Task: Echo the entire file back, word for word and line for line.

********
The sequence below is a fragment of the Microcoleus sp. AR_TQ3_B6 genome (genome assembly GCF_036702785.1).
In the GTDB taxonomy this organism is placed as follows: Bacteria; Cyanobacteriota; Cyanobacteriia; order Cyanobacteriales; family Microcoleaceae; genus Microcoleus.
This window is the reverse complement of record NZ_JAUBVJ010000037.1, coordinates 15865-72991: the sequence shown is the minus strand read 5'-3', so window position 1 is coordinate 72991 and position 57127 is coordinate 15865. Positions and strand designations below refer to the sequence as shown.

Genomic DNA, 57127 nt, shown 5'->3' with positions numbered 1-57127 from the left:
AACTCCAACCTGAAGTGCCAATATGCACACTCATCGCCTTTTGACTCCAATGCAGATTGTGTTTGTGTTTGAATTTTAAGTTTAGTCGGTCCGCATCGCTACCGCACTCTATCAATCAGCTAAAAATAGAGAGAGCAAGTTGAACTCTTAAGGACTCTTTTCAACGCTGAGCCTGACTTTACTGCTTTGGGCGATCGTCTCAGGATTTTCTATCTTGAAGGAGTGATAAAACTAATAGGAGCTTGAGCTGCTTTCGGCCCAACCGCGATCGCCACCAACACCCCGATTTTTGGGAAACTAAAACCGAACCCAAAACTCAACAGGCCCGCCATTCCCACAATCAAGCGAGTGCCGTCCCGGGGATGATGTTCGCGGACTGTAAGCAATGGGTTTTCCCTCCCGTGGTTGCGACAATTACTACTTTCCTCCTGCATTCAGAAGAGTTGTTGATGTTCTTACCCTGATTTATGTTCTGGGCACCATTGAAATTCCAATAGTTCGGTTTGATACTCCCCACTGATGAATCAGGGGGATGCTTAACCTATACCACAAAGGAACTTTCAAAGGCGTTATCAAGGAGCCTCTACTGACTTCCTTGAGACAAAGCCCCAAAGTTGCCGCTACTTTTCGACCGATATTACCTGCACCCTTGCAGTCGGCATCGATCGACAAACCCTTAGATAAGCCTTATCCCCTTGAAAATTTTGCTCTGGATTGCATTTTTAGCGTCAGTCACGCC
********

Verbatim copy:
The sequence below is a fragment of the Microcoleus sp. AR_TQ3_B6 genome (genome assembly GCF_036702785.1).
In the GTDB taxonomy this organism is placed as follows: Bacteria; Cyanobacteriota; Cyanobacteriia; order Cyanobacteriales; family Microcoleaceae; genus Microcoleus.
This window is the reverse complement of record NZ_JAUBVJ010000037.1, coordinates 15865-72991: the sequence shown is the minus strand read 5'-3', so window position 1 is coordinate 72991 and position 57127 is coordinate 15865. Positions and strand designations below refer to the sequence as shown.

Genomic DNA, 57127 nt, shown 5'->3' with positions numbered 1-57127 from the left:
AACTCCAACCTGAAGTGCCAATATGCACACTCATCGCCTTTTGACTCCAATGCAGATTGTGTTTGTGTTTGAATTTTAAGTTTAGTCGGTCCGCATCGCTACCGCACTCTATCAATCAGCTAAAAATAGAGAGAGCAAGTTGAACTCTTAAGGACTCTTTTCAACGCTGAGCCTGACTTTACTGCTTTGGGCGATCGTCTCAGGATTTTCTATCTTGAAGGAGTGATAAAACTAATAGGAGCTTGAGCTGCTTTCGGCCCAACCGCGATCGCCACCAACACCCCGATTTTTGGGAAACTAAAACCGAACCCAAAACTCAACAGGCCCGCCATTCCCACAATCAAGCGAGTGCCGTCCCGGGGATGATGTTCGCGGACTGTAAGCAATGGGTTTTCCCTCCCGTGGTTGCGACAATTACTACTTTCCTCCTGCATTCAGAAGAGTTGTTGATGTTCTTACCCTGATTTATGTTCTGGGCACCATTGAAATTCCAATAGTTCGGTTTGATACTCCCCACTGATGAATCAGGGGGATGCTTAACCTATACCACAAAGGAACTTTCAAAGGCGTTATCAAGGAGCCTCTACTGACTTCCTTGAGACAAAGCCCCAAAGTTGCCGCTACTTTTCGACCGATATTACCTGCACCCTTGCAGTCGGCATCGATCGACAAACCCTTAGATAAGCCTTATCCCCTTGAAAATTTTGCTCTGGATTGCATTTTTAGCGTCAGTCACGCC